With hotly contested general elections coming up in France, Germany, and Holland – where yet another upset could be on the cards – 2017 was always going to be a nail-biter for the Eurozone. That was before former Italian PM Matteo Renzi raised the prospects of fresh elections in the capital of electoral chaos, Rome
And investors’ nerves are fraying. The spread between the 10-year yields of French government debt and German government debt has already widened from 0.28% in October to 0.81% today in anticipation of French elections, to be held in April. According to Frankfurt-based Sentix research group, the probability that France could fracture the euro is also rising, reaching 8.4% in its latest survey of investor sentiment as concerns about Marine Le Pen’s threat to the French and European establishment continue to rise. It’s the highest level registered to date.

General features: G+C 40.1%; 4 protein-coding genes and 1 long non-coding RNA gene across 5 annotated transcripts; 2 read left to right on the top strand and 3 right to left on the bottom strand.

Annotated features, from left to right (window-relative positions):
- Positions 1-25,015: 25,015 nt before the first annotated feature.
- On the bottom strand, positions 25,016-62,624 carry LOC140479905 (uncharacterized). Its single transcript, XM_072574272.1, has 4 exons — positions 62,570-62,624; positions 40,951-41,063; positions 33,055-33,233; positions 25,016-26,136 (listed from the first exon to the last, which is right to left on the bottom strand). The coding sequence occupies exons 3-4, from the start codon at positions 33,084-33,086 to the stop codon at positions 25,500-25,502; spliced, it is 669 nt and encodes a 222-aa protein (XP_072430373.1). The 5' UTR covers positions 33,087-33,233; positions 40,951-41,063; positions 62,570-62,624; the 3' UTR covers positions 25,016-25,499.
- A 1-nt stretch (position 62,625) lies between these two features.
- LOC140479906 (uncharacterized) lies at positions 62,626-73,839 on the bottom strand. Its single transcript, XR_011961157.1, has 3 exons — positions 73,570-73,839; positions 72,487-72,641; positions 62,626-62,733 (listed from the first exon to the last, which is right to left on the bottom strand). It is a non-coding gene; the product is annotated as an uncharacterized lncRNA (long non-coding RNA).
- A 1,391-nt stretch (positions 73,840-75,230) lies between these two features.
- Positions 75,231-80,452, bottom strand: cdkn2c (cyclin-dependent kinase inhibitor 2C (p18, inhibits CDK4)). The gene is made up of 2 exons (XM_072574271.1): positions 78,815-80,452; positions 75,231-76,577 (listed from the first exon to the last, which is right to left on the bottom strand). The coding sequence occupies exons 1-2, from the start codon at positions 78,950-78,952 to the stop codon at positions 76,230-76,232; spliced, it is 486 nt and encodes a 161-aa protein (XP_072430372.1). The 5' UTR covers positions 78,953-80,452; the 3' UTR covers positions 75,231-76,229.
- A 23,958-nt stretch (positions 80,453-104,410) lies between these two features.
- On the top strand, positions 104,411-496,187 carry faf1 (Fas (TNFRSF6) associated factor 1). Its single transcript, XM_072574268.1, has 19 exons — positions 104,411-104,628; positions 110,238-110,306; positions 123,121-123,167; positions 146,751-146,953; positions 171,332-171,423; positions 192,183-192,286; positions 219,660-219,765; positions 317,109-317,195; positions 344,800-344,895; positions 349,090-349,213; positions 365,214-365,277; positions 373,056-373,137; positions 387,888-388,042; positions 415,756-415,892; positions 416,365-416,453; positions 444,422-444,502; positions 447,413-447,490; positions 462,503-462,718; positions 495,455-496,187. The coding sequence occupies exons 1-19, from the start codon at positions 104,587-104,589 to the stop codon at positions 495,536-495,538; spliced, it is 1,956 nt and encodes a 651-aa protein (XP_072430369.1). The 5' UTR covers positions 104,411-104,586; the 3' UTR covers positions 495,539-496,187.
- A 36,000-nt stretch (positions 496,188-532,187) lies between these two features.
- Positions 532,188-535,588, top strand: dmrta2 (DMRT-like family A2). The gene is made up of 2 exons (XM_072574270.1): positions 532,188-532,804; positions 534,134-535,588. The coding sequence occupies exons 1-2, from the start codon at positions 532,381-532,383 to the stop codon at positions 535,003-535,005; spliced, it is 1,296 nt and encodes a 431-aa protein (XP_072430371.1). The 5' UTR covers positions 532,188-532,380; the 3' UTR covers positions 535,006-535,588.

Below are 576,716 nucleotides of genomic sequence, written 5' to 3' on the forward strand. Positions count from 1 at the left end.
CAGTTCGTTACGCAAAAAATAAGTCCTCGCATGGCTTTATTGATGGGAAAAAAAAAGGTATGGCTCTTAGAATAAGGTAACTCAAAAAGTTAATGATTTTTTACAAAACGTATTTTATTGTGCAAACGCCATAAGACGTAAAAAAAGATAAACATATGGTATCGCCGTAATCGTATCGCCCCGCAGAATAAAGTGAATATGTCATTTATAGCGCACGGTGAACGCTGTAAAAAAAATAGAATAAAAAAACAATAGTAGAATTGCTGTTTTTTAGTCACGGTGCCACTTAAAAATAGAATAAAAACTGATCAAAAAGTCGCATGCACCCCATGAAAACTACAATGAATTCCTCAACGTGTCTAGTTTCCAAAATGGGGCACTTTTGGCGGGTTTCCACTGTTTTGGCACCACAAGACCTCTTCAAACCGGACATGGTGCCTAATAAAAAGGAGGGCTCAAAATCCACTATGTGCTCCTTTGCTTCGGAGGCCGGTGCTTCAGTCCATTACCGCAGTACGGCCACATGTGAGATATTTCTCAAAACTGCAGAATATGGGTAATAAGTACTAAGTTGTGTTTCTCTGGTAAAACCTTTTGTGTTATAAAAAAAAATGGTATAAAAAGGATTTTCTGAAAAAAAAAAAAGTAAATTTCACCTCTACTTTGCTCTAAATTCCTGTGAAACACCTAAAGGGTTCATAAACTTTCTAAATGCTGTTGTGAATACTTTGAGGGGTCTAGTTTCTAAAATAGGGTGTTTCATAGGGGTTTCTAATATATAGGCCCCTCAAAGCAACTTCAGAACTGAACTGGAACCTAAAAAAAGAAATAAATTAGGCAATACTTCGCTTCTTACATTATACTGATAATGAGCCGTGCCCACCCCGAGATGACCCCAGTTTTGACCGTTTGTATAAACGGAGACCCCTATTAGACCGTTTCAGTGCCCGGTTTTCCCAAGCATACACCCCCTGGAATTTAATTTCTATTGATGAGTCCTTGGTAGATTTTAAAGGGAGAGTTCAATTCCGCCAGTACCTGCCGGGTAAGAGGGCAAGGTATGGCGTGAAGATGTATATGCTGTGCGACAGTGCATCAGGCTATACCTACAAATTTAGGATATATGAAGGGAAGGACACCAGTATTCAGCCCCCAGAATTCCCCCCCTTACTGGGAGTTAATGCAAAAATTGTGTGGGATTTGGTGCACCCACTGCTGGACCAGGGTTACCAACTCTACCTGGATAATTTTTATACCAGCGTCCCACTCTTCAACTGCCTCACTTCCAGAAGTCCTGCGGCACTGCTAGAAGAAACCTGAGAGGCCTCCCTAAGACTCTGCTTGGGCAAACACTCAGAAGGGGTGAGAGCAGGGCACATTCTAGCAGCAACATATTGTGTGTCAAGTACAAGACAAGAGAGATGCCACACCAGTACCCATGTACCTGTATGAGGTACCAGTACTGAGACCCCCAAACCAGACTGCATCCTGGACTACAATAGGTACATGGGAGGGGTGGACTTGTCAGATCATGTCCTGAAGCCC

The poll, which was launched in June 2012, at the height of Europe’s sovereign debt crisis, surveys more than 5,000 retail and institutional investors from 20 countries about their expectations of Europe’s financial markets. The result of the latest survey is clear as day: the euro crisis is once again back front and center in investors’ minds…
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